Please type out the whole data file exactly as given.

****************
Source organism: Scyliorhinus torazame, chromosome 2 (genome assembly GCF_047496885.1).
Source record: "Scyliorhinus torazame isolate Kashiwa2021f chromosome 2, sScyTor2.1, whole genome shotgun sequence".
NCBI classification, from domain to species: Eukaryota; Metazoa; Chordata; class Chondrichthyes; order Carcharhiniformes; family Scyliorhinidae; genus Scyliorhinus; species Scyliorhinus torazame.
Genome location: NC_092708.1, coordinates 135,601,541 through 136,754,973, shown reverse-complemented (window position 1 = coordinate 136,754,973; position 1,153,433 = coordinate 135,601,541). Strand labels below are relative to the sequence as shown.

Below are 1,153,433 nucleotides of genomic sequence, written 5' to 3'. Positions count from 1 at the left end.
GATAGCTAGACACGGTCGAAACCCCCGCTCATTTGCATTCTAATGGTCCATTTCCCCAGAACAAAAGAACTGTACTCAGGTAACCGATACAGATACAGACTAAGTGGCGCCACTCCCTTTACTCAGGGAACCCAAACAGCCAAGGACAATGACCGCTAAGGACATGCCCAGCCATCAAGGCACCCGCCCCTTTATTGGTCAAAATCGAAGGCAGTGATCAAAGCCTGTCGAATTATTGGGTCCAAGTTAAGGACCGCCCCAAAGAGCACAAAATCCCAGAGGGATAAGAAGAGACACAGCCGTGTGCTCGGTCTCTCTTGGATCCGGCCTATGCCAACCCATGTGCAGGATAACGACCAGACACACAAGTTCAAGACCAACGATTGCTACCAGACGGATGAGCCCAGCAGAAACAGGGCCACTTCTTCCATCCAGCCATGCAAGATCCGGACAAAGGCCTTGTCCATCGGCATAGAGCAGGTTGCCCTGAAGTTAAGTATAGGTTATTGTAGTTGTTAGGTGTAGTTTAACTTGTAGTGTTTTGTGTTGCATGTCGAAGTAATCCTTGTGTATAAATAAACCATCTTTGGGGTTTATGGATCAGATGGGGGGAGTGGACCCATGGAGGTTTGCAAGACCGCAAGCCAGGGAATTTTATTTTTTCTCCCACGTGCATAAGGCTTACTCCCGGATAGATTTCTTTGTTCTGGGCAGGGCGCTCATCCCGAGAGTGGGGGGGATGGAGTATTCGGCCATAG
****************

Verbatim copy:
Source organism: Scyliorhinus torazame, chromosome 2 (genome assembly GCF_047496885.1).
Source record: "Scyliorhinus torazame isolate Kashiwa2021f chromosome 2, sScyTor2.1, whole genome shotgun sequence".
NCBI classification, from domain to species: Eukaryota; Metazoa; Chordata; class Chondrichthyes; order Carcharhiniformes; family Scyliorhinidae; genus Scyliorhinus; species Scyliorhinus torazame.
Genome location: NC_092708.1, coordinates 135,601,541 through 136,754,973, shown reverse-complemented (window position 1 = coordinate 136,754,973; position 1,153,433 = coordinate 135,601,541). Strand labels below are relative to the sequence as shown.

Below are 1,153,433 nucleotides of genomic sequence, written 5' to 3'. Positions count from 1 at the left end.
GATAGCTAGACACGGTCGAAACCCCCGCTCATTTGCATTCTAATGGTCCATTTCCCCAGAACAAAAGAACTGTACTCAGGTAACCGATACAGATACAGACTAAGTGGCGCCACTCCCTTTACTCAGGGAACCCAAACAGCCAAGGACAATGACCGCTAAGGACATGCCCAGCCATCAAGGCACCCGCCCCTTTATTGGTCAAAATCGAAGGCAGTGATCAAAGCCTGTCGAATTATTGGGTCCAAGTTAAGGACCGCCCCAAAGAGCACAAAATCCCAGAGGGATAAGAAGAGACACAGCCGTGTGCTCGGTCTCTCTTGGATCCGGCCTATGCCAACCCATGTGCAGGATAACGACCAGACACACAAGTTCAAGACCAACGATTGCTACCAGACGGATGAGCCCAGCAGAAACAGGGCCACTTCTTCCATCCAGCCATGCAAGATCCGGACAAAGGCCTTGTCCATCGGCATAGAGCAGGTTGCCCTGAAGTTAAGTATAGGTTATTGTAGTTGTTAGGTGTAGTTTAACTTGTAGTGTTTTGTGTTGCATGTCGAAGTAATCCTTGTGTATAAATAAACCATCTTTGGGGTTTATGGATCAGATGGGGGGAGTGGACCCATGGAGGTTTGCAAGACCGCAAGCCAGGGAATTTTATTTTTTCTCCCACGTGCATAAGGCTTACTCCCGGATAGATTTCTTTGTTCTGGGCAGGGCGCTCATCCCGAGAGTGGGGGGGATGGAGTATTCGGCCATAG